|Number of refluxes||67.9 ± 17.7||42.4 ± 13.5||0.000002|
|Number of acid refluxes||43.2 ± 14.7||30.3 ± 15.3||0.002415|
|Number of weak acid refluxes||23.9 ± 11.7||11.3 ± 8.27||0.000016|
|Number of non-acid refluxes||0.7 ± 1.1||0.6 ± 1.7||0.34|
|Mean pH||5.9 ± 0.8||5.7 ± 0.9||0.06|
|% time pH < 4||5.6 ± 4.8||5.5 ± 7.57||0.20|
|Maximal reflux time, min||10.6 ± 12||5.3 ± 3.7||0.017|
|Number of high gastroesophageal refluxes (17 cm above LES), mean ± SD||23.1 ± 9.2||12.2 ± 6.6||0.000004|
|Gastric acid exposure|
|Mean pH, mean ± SD||1.2 ± 0.29||1.3 ± 0.36||0.35|
Mean lower esophageal sphincter resting pressure increased, but it did not reach statistical significance (mean ± SD: 22.6 ± 9.4 mm Hg vs 25.6 ± 11.8 mm Hg; P = 0.47). In the majority of patients, minimal resting pressure at rest as well as during functional tests with 10 water swallows was significantly decreased by the end of the study compared to the baseline (Table 2). No influence of the treatment on residual pressure and proportion of relaxation were found during the study.
The number of all but non-acid GERs significantly decreased (Table 2), resulting in a significant shortening of maximal reflux time (mean ± SD, 10.6 ± 12.0 at baseline to 5.3 ± 3.7 minutes at the end of treatment, P = 0.017). However, no significant changes in the mean esophageal pH and proportion of time with pH < 4 in the lower esophagus were found during the study.
Dietary fiber supplementation was well tolerated. No serious adverse event was registered during the study. Because of the primary indication of psyllium (laxative), significant increase in bowel movements was expected, but it was not necessary to withdraw treatment due to severe diarrhea (stool frequency per week, mean ± SD 7 ± 2 at baseline vs 8 ± 3 at the end of the treatment period, P = 0.00002).
Antacid use was registered in two out of 30 patients, and the number of taken tablets did not exceed the allowed maximum per day.
In this open-label prospective study, we demonstrated for the first time that intake of dietary fibers increases LES minimal resting pressure and decreases the number of acid, weakly-acid, and total refluxes. It was associated also with twice as low frequency of heartburn and GERD-Q score in patients with NERD. The effect of dietary interventions on the symptoms of gastroesophageal reflux disease is poorly studied. Available data are based predominantly on epidemiological studies. In the HUNT study in a Swedish population there was a negative correlation between coffee intake and reflux symptoms, with an approximate 40% decrease in risk among people who drank more than seven cups of coffee per day compared to those who drank less than one cup (OR = 0.6; 95%CI: 0.4-0.7). Also, a moderate and dose-dependent association between increasing frequency of meals of salted fish or meat and reflux symptoms was observed (P value for linear trend = 0.0007). The risk of reflux among people who ate salted food three times per week or more was higher by 50% compared with those who never ate salted food (OR = 1.5; 95%CI: 1.2-1.8). With increasing dietary fiber content in the predominantly consumed bread type (HUNT 2; cross sectional data), the risk of reflux significantly decreased (P value for linear trend, 0.0001). People who preferred to eat bread with 7% dry weight of dietary fibers or more had an approximately halved risk of having reflux symptoms compared with those who predominantly ate white, low fiber (1%-2%) content bread (OR = 0.5; 95%CI: 0.4-0.7).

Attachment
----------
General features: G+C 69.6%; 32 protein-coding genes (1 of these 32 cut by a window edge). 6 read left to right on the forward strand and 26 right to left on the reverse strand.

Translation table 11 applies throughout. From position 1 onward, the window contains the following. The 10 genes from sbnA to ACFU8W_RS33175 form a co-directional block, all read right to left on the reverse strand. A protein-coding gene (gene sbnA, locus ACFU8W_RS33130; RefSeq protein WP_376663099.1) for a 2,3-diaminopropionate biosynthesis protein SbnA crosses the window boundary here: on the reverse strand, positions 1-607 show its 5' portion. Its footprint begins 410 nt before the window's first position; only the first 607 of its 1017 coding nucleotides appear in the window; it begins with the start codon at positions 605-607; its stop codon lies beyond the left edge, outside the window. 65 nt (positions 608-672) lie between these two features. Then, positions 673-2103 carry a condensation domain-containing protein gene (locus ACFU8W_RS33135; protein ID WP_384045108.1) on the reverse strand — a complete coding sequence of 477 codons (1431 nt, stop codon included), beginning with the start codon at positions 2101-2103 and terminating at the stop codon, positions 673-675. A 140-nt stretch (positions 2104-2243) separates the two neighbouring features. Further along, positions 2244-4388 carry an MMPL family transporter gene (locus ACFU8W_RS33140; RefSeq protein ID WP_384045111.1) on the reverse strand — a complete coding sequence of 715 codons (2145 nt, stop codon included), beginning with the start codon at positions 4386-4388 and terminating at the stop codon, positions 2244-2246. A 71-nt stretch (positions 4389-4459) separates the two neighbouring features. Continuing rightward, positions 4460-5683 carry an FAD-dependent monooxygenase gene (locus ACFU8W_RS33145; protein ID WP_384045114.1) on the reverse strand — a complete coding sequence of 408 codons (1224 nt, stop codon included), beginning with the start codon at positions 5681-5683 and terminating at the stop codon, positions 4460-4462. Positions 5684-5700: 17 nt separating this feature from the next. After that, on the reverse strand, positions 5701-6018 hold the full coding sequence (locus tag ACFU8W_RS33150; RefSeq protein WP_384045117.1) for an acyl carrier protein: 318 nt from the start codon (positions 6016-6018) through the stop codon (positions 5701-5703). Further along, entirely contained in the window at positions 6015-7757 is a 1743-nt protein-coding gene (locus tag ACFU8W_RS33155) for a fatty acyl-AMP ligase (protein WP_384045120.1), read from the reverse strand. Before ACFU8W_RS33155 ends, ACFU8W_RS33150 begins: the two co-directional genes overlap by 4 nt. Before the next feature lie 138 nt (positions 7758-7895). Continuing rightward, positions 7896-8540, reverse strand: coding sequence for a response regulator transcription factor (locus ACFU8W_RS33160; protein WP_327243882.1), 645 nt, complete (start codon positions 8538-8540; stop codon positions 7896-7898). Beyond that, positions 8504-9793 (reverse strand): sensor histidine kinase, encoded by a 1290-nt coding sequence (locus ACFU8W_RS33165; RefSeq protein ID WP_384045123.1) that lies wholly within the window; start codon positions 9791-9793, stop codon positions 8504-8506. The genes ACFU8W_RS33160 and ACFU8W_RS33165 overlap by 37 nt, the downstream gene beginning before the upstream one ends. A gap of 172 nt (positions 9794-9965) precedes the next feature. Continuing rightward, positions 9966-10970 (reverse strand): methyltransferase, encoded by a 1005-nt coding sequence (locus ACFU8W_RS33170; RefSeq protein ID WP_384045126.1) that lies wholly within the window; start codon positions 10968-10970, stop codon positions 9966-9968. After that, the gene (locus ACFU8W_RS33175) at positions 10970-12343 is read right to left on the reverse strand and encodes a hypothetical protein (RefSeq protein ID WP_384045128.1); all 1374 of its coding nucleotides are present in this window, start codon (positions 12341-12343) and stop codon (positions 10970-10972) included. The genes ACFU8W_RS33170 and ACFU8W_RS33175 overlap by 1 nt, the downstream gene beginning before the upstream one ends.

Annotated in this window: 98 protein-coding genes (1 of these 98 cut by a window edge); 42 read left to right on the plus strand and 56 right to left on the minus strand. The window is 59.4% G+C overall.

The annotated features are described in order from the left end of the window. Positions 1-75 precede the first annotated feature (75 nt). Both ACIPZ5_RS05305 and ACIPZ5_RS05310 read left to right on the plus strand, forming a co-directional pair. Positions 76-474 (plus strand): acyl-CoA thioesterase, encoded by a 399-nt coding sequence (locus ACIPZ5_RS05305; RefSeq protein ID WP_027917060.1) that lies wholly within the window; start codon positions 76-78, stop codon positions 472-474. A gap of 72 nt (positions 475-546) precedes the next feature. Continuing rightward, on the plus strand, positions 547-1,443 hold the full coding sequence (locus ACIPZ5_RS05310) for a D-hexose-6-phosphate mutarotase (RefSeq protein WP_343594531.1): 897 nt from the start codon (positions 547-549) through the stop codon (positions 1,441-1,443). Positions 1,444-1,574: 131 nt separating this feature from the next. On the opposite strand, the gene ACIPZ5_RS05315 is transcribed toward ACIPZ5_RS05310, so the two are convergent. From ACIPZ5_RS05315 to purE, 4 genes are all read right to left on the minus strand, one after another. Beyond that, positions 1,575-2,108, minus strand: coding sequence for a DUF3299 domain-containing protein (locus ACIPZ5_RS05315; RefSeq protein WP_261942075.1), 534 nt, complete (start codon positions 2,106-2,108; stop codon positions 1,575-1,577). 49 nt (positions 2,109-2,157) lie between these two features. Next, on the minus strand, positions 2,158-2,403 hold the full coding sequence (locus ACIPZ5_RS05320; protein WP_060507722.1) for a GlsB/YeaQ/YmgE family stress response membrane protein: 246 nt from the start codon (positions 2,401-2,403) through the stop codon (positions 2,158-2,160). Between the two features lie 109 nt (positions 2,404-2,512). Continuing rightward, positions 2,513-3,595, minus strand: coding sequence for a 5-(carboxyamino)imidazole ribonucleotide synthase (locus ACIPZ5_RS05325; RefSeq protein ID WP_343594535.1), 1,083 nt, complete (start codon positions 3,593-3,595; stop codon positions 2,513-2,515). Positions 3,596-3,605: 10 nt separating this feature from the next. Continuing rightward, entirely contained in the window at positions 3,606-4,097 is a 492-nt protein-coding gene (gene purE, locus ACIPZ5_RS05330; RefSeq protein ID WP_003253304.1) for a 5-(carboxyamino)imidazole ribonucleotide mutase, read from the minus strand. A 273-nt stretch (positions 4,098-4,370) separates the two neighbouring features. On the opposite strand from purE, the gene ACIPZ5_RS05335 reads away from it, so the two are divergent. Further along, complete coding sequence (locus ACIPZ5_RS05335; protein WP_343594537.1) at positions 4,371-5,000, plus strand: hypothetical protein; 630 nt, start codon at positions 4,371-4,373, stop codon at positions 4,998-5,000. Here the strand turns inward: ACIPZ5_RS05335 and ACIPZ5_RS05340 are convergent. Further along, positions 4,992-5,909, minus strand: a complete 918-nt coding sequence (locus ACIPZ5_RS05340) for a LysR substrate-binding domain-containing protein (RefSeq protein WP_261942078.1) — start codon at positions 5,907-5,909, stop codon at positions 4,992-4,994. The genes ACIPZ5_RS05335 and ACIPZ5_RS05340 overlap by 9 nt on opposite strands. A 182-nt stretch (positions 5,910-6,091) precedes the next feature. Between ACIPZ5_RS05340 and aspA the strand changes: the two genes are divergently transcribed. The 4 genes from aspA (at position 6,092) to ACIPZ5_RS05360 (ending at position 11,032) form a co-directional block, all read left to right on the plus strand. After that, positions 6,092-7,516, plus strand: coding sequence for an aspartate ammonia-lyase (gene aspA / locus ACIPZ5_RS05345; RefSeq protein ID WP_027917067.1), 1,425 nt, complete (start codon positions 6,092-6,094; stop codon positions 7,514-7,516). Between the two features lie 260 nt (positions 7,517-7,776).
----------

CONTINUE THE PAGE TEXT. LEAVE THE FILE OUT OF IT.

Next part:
In a cross-sectional study by El-Serag et al, a non-significant trend for higher total caloric (energy) intake and lower fiber intake among persons with GERD symptoms was found. There was a dose-response relationship between GERD symptoms and total energy (calories per day) (P = 0.06), saturated fat (P = 0.04), cholesterol (P = 0.03), and fat servings (P = 0.06) intake. Specifically, saturated fat intake was positively associated with an increased risk of GERD symptoms. The authors noted that dietary fiber intake remained inversely associated with the risk of GERD symptoms in fully adjusted models, while associations between the other nutrients and GERD symptoms were not altered in direction or magnitude of the effect after adjusting for BMI, energy consumption, or demographics. Surprisingly, despite solid epidemiological evidence of the possible protective effects of dietary fibers on GERD symptoms and risks of esophageal adenocarcinoma development[24,37,38], interventional studies supporting the effect of diet modification on esophageal function are still scarce, and we did not find any in which dietary fiber was used.
Assessment of nutritional factors affecting the presence of GERD symptoms showed that low dietary fiber intake is one of the typical features of GERD patients’ diet[39,40]. Inverse medium strength correlation was found between dietary fiber intake and the presence of GERD (Spearman rank R = -0.26, P < 0.05).